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October 2002 Issue
Compiled by
Bruce Gventer

What follows is a random assortment of art and antiques related websites that we have visited and enjoyed in the last few weeks. Your discoveries and suggestions are always welcome. Send them to



Art and Architecture

       The Portland Museum of Art has a very nice collection with items dating back to the 18th century and has pieces right to the present. Some of the permanent works are by Winslow Homer, John Singer Sargent, Rockwell Kent, Marsden Hartley, and Andrew Wyeth.

          The Museum plots the development of Western visual arts, with a strong focus on Maine's own artistic history. They do have an equally strong collection of European and American masters along with a very nice display of decorative arts.

          One twist I have not seen before is the use of video to introduce you to the Museum collection. You can play the video directly from their site, or download it to your computer for later viewing.

          If you are an educator, the Museum has many programs to help you teach your pupils. This section also has a video showing young children participating in the Museum's Artrek program.

          I.M. Pei & Partners designed the Museum building, and you can view a video that shows highlights of the building's design features. I found these videos interesting and informative.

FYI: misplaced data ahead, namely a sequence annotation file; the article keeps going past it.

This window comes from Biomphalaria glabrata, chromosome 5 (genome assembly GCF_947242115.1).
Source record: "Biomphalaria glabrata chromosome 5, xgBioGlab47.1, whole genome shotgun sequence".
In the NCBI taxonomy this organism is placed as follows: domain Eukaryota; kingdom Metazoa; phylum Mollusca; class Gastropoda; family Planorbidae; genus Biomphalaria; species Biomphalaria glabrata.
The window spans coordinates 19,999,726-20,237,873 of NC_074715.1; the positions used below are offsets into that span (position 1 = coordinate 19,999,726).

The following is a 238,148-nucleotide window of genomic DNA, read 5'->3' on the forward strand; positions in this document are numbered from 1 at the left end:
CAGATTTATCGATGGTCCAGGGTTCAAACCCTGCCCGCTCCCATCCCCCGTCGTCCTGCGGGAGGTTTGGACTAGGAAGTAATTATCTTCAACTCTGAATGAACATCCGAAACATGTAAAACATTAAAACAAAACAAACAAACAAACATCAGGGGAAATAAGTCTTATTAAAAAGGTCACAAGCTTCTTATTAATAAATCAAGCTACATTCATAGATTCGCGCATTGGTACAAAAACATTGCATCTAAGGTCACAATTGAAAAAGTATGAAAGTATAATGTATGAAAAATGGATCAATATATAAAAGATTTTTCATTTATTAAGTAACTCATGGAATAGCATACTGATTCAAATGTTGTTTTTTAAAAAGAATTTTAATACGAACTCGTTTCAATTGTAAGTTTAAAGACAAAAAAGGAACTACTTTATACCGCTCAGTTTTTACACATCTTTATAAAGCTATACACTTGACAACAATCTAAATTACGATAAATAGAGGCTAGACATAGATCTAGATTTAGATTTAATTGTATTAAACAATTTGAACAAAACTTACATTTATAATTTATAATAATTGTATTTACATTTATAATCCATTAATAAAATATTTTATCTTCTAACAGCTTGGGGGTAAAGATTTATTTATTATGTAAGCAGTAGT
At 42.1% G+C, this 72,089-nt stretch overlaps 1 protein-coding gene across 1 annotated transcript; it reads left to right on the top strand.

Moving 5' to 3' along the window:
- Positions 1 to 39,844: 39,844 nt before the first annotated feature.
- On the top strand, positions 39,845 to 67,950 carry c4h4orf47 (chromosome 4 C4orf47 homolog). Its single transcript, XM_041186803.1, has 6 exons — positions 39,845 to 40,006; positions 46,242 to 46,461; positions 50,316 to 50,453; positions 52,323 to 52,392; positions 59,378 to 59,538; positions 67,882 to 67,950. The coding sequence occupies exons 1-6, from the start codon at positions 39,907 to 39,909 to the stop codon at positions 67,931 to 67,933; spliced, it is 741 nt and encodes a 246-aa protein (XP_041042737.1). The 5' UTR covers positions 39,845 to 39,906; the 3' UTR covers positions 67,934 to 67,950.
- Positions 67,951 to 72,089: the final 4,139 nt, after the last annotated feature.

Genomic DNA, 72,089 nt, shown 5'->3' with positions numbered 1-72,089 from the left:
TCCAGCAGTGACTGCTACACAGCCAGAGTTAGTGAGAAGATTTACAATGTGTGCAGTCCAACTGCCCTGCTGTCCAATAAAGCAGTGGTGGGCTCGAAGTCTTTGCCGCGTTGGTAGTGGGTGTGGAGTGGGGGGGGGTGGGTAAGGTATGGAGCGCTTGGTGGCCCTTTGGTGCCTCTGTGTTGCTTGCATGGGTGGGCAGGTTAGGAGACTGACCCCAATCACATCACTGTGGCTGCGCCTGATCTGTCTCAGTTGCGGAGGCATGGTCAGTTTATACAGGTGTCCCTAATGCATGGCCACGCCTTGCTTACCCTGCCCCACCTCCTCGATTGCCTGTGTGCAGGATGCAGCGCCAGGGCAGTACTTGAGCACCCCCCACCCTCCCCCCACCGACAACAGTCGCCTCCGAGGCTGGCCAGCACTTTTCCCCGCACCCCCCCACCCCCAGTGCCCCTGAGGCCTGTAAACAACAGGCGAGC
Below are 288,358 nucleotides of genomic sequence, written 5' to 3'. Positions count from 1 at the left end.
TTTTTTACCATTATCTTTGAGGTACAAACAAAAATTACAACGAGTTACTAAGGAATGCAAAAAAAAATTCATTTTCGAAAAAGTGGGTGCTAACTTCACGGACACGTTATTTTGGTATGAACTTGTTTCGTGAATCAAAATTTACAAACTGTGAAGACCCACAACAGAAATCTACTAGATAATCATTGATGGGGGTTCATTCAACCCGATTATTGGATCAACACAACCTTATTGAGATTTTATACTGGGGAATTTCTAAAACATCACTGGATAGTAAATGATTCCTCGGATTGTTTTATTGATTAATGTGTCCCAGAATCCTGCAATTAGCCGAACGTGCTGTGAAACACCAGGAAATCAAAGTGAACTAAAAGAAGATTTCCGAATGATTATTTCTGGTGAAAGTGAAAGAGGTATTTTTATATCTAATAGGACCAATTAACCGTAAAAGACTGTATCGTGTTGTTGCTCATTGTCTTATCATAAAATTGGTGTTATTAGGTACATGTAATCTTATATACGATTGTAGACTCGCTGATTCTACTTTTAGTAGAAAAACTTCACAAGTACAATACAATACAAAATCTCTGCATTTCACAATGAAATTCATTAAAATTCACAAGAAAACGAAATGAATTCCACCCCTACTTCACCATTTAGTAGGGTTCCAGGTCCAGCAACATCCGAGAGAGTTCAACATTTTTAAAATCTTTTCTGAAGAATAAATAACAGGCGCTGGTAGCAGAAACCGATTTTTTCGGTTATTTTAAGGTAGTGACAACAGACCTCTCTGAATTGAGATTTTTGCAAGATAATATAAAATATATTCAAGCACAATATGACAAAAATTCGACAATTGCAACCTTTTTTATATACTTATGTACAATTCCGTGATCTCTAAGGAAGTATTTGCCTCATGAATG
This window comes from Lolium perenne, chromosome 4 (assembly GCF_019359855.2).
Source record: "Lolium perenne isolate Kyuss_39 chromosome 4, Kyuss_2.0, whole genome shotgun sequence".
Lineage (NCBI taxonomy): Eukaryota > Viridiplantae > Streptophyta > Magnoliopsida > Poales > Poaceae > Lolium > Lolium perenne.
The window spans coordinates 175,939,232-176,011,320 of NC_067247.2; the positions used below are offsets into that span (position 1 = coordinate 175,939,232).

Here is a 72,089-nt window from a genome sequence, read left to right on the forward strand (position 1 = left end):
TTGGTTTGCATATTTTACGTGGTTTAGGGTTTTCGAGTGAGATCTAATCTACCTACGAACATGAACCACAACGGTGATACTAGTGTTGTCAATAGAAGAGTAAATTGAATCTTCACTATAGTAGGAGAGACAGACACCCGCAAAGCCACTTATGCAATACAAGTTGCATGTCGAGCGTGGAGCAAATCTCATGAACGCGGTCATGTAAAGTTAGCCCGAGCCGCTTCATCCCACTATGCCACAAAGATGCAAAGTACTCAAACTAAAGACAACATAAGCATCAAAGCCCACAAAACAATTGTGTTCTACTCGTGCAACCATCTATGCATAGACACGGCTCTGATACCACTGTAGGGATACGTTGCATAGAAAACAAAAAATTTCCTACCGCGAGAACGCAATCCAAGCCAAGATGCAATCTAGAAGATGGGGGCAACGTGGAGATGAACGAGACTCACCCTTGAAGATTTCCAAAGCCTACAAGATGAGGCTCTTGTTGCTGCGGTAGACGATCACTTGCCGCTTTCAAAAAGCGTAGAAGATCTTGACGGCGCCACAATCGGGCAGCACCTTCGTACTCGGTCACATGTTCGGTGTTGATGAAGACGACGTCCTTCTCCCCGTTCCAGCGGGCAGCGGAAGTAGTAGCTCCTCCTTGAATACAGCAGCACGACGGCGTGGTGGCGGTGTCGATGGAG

If you will be in Portland, Maine, you will want to take a peek at the page which features the Golden Age of Portland, 1801-1866. You will find much to do around town with events sponsored by seventeen of the city's cultural organizations. ( See an expanded article on the Portland Museum of Art on page 42.




Laboratory at Suffern, New York circa 1900.



          This web site promotes the hobby about the California Perfume Company and Avon collecting. A caveat on the site states that it is not connected in any way with Avon products.

          Here I learned that there are many more products then I could have imagined. They include fragrances, toiletries, baby products, household items, perfumes, and many other products.

          The site is fairly new and still growing, but it already has a very nice selection of product images. Clicking on an item name will bring up an image and a description of the product that  even includes the original selling price.

          Not only are the products described, but there is also a company history and a listing of the people involved with the company. The site's designer asks for your assistance in helping the site grow. He would like to add articles and pictures to make this a more comprehensive site for the collector.




          This site specializes in mid-century glass from around the world. They offer the service of renting their pieces for use as props, something that I have not seen before.

          Their main sections deal with glass from Scandinavia, Italy, and North America. There is a section for contemporary blown glass and another for "mystery" glass.

          All items are priced for sale and have images of the pieces from multiple angles. Each photo shows a side view, an overhead view, a view of the bottom, and if signed, a view of the signature.

          The owner of this site is Laura Friedman, who describes herself as an avid glass collector. She states that her prices are sometimes negotiable, and she asks that you make an offer if you are interested in an item but don't want to pay the asking price. After items are displayed on the site for a while, she lists the glass on eBay. Additionally, she wants to buy your glass so feel free to contact her with one piece or an entire collection. Her links page will take you to other mid-century glass sites.